Brumley & Boneh timing attack on OpenSSL (fwd)

Bill Stewart bill.stewart at
Sat Mar 22 12:25:58 PST 2003

At 09:51 AM 03/22/2003 +0100, Eugen Leitl wrote:
>Some clarification by Peter Gutmann <pgut001 at> on why
>cryptlib doesn't do timing attack resistance default:
>Peter Gutmann <pgut001 at>:
>cryptlib was never intended to be a high-performance SSL server (the docs are
>fairly clear on this), and I don't think anyone is using it to replace Apache
>or IIS.  OTOH it is used in a number of specialised environments such as 
>  For this reason, cryptlib makes the use of sidechannel-
>attack-protection an optional item, which must be selected by the user 
>(via use
>of the blinding code, now admittedly I should probably make this a bit easier
>to do in future releases than having to hack the source :-).  This is not to
>downplay the seriousness of the attack, merely to say that in some cases the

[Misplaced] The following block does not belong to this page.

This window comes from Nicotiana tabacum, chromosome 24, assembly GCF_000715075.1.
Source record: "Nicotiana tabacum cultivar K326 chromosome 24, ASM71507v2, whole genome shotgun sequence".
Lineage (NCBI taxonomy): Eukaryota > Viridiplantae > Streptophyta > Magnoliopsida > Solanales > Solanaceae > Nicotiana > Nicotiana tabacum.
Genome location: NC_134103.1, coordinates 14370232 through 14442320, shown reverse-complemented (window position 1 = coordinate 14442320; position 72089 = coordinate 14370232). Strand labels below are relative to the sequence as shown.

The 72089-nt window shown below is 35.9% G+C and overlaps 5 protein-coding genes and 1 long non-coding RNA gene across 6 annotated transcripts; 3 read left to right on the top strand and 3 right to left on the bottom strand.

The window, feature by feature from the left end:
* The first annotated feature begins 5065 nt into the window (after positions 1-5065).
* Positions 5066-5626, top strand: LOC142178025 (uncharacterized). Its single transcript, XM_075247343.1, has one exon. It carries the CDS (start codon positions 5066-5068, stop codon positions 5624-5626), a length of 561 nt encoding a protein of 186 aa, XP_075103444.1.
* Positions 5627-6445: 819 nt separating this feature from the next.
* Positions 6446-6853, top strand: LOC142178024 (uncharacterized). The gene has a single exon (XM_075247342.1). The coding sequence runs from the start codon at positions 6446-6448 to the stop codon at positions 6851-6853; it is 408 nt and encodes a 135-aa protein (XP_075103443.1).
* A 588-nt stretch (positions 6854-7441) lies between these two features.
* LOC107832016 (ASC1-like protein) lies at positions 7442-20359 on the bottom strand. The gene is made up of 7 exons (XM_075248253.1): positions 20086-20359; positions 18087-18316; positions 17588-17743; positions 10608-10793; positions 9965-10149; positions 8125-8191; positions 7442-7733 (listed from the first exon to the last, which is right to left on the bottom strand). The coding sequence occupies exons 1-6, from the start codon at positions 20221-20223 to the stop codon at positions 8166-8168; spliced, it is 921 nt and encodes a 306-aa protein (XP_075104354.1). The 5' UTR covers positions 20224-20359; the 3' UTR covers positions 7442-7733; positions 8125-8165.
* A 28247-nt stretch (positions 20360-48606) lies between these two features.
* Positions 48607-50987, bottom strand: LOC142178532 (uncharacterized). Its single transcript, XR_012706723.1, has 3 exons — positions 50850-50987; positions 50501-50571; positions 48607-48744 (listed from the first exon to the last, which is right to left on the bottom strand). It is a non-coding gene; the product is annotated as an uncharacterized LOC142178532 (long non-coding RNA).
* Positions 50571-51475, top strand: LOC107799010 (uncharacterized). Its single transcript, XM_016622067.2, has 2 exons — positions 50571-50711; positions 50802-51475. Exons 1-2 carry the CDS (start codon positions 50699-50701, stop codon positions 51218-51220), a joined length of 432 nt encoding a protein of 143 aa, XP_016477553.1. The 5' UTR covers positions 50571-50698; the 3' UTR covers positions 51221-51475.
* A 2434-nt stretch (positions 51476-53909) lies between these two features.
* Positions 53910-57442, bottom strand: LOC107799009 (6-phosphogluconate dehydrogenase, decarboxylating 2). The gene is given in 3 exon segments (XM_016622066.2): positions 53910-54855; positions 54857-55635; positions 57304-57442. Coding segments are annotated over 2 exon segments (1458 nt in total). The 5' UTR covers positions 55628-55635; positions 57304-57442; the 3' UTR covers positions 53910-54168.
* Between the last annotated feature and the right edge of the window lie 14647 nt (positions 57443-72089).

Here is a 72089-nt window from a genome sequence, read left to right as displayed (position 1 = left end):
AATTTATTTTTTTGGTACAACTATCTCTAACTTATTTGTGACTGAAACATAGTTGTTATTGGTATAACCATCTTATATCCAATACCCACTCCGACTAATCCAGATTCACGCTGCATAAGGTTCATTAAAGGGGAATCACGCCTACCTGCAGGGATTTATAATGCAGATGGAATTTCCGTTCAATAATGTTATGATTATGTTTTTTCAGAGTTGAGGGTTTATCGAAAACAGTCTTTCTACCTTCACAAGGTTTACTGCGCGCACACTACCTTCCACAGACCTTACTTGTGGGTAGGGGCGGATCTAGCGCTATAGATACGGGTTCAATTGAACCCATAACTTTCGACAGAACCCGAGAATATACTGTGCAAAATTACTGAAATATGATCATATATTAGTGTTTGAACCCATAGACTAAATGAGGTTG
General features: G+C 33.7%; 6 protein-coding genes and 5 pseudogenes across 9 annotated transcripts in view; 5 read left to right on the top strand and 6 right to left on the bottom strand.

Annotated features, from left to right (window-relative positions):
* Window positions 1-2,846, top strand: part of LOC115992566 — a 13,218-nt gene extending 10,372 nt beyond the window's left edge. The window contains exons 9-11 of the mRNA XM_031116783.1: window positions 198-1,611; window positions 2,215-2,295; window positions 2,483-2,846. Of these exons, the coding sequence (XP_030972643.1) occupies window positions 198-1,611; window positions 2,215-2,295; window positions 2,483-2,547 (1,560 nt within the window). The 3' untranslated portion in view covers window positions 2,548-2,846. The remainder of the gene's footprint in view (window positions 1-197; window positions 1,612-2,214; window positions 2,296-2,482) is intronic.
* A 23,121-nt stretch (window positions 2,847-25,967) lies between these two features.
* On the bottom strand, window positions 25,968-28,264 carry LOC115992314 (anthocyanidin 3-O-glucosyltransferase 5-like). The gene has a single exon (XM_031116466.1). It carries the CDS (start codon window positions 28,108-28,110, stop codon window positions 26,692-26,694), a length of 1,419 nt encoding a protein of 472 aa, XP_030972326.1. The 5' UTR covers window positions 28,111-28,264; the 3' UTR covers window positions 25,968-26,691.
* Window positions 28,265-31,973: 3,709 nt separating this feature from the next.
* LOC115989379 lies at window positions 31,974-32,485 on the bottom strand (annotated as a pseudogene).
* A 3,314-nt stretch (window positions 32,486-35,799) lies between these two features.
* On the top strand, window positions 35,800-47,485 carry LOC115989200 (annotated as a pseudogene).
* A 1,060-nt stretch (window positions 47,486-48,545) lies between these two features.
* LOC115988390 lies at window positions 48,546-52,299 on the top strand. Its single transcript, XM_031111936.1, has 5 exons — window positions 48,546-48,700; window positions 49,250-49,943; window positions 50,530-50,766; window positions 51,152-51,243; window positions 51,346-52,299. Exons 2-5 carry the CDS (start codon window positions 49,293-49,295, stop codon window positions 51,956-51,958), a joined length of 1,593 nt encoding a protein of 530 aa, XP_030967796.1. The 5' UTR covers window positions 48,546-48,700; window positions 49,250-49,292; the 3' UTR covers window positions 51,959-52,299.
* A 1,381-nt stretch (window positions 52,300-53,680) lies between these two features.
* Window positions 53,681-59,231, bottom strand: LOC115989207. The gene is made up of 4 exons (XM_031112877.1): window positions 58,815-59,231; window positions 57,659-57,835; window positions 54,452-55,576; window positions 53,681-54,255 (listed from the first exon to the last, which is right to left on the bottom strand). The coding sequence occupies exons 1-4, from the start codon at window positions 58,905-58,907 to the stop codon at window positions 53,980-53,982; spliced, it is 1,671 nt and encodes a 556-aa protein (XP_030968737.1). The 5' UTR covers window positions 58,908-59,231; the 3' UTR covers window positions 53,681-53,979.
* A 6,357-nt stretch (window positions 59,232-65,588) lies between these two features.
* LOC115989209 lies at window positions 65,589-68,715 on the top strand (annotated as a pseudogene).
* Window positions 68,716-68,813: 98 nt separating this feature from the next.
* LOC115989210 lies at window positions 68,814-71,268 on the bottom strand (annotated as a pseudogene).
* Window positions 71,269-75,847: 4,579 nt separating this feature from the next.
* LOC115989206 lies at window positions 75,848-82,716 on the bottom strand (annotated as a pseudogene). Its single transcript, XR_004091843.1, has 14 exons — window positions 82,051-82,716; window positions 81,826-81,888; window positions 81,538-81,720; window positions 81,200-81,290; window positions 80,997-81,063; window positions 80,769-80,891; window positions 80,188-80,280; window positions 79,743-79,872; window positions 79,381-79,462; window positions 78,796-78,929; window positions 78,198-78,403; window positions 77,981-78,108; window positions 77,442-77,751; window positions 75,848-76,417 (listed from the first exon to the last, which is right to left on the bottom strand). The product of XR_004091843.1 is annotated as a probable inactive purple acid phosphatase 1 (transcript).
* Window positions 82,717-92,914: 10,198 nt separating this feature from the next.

>slowdown/CPU consumption vs.attack risk doesn't make it worthwhile to defend

If it's not meant to be a high-performance server, then slowing it down
another 20% by doing RSA timing things is probably fine for most uses,
and either using compiler flags or (better) friendlier options of some sort
to turn off the timing resistance is probably the better choice.

I'm not sure how flexible things need to be - real applications of the
openssl code include non-server things like certificate generation,
and probably some reasonable fraction of the RSA or DH calculations
don't need to be timing-protected, but many of them are also things
that aren't CPU-consumption-critical either.

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